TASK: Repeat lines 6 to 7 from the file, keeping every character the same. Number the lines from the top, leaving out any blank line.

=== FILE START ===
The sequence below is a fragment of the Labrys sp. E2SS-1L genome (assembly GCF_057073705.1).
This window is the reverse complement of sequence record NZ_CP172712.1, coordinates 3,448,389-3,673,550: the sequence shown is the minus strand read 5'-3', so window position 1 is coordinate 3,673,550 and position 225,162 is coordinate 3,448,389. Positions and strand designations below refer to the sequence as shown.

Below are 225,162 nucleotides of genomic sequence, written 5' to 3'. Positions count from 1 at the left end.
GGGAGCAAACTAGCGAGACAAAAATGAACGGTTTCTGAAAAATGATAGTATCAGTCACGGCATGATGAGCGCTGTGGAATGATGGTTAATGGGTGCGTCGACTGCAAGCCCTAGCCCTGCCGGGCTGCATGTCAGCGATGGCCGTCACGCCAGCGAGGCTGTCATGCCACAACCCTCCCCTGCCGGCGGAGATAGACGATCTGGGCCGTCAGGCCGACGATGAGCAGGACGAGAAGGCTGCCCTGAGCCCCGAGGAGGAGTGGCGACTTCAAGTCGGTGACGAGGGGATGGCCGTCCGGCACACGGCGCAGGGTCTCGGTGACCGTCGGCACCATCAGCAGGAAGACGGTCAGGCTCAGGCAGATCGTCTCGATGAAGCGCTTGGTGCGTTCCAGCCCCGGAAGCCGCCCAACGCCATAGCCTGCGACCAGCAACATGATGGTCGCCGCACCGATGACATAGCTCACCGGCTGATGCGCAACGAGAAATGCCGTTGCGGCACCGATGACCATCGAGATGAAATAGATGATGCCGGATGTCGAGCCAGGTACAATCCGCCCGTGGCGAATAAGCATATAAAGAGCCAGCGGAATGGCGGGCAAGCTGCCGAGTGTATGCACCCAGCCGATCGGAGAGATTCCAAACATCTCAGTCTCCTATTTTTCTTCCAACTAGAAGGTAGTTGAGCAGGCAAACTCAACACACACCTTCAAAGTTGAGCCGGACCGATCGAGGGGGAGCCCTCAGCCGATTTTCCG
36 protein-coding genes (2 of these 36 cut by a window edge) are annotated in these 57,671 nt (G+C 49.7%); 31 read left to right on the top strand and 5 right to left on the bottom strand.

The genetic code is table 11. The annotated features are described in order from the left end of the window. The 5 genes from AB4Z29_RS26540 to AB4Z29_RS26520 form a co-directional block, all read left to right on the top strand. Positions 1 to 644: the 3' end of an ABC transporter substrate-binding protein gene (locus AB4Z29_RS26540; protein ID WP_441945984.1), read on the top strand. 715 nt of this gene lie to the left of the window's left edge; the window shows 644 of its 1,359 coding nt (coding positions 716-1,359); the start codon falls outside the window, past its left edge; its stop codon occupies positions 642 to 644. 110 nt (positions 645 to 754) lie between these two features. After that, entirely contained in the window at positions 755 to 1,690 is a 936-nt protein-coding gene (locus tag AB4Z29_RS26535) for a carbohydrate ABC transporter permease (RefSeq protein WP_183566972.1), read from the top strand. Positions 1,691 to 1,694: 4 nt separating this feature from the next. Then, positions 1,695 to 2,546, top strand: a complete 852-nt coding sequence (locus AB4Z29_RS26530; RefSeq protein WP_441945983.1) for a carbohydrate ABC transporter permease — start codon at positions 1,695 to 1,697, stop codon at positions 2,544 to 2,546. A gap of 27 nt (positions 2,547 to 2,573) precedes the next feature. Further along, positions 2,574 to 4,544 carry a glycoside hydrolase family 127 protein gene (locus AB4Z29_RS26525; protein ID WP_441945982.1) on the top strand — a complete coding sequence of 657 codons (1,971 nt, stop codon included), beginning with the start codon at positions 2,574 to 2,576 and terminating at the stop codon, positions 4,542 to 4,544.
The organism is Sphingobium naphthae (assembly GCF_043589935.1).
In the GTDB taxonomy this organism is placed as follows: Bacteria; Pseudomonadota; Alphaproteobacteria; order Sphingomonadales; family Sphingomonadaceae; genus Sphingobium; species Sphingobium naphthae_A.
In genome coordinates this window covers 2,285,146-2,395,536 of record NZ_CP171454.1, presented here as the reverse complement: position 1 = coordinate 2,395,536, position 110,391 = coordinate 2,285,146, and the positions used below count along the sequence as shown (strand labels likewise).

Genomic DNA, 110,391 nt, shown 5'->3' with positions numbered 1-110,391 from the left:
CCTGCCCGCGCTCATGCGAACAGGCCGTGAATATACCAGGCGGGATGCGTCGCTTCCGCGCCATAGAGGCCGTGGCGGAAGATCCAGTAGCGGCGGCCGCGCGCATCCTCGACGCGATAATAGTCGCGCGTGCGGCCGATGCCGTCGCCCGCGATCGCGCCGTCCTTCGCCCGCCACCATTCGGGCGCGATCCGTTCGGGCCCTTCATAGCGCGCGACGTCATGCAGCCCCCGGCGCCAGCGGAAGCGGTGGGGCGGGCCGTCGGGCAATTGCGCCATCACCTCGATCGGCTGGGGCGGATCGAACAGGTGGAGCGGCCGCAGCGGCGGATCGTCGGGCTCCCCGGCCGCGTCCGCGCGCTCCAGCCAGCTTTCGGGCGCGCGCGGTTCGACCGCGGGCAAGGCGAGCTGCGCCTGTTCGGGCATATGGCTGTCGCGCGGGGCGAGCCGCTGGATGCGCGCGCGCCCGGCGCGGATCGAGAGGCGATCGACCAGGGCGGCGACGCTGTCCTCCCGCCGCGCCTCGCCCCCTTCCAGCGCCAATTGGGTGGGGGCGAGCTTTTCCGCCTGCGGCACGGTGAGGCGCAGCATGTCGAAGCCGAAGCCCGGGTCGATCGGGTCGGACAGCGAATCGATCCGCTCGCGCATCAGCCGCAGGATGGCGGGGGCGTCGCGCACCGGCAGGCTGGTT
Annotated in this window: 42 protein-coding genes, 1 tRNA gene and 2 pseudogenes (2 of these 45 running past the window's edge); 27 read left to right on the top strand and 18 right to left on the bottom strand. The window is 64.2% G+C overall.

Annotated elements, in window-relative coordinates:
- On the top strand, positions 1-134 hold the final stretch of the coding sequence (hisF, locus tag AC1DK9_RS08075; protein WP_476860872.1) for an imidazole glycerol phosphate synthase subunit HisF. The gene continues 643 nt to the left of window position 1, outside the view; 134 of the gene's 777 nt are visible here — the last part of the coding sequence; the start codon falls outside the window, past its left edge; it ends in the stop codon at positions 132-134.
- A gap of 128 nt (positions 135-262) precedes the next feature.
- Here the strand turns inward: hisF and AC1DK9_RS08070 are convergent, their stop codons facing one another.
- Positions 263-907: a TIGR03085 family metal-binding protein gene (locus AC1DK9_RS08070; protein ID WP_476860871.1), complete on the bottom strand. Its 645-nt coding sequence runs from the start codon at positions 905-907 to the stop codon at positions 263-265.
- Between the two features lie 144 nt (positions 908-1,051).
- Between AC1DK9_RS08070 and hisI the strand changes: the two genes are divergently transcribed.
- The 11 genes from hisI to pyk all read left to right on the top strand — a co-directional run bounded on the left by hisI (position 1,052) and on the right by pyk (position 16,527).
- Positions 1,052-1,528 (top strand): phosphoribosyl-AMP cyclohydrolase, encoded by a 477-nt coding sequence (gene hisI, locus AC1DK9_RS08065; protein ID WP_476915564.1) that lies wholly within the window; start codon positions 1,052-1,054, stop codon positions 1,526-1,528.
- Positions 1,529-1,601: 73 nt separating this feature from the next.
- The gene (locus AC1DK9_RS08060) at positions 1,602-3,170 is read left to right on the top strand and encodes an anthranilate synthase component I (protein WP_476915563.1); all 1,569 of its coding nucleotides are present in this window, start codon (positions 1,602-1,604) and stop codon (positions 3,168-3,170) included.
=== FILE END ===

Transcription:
The genetic code is table 11. The annotated features are described in order from the left end of the window. The 5 genes from AB4Z29_RS26540 to AB4Z29_RS26520 form a co-directional block, all read left to right on the top strand. Positions 1 to 644: the 3' end of an ABC transporter substrate-binding protein gene (locus AB4Z29_RS26540; protein ID WP_441945984.1), read on the top strand. 715 nt of this gene lie to the left of the window's left edge; the window shows 644 of its 1,359 coding nt (coding positions 716-1,359); the start codon falls outside the window, past its left edge; its stop codon occupies positions 642 to 644. 110 nt (positions 645 to 754) lie between these two features. After that, entirely contained in the window at positions 755 to 1,690 is a 936-nt protein-coding gene (locus tag AB4Z29_RS26535) for a carbohydrate ABC transporter permease (RefSeq protein WP_183566972.1), read from the top strand. Positions 1,691 to 1,694: 4 nt separating this feature from the next. Then, positions 1,695 to 2,546, top strand: a complete 852-nt coding sequence (locus AB4Z29_RS26530; RefSeq protein WP_441945983.1) for a carbohydrate ABC transporter permease — start codon at positions 1,695 to 1,697, stop codon at positions 2,544 to 2,546. A gap of 27 nt (positions 2,547 to 2,573) precedes the next feature. Further along, positions 2,574 to 4,544 carry a glycoside hydrolase family 127 protein gene (locus AB4Z29_RS26525; protein ID WP_441945982.1) on the top strand — a complete coding sequence of 657 codons (1,971 nt, stop codon included), beginning with the start codon at positions 2,574 to 2,576 and terminating at the stop codon, positions 4,542 to 4,544.
The organism is Sphingobium naphthae (assembly GCF_043589935.1).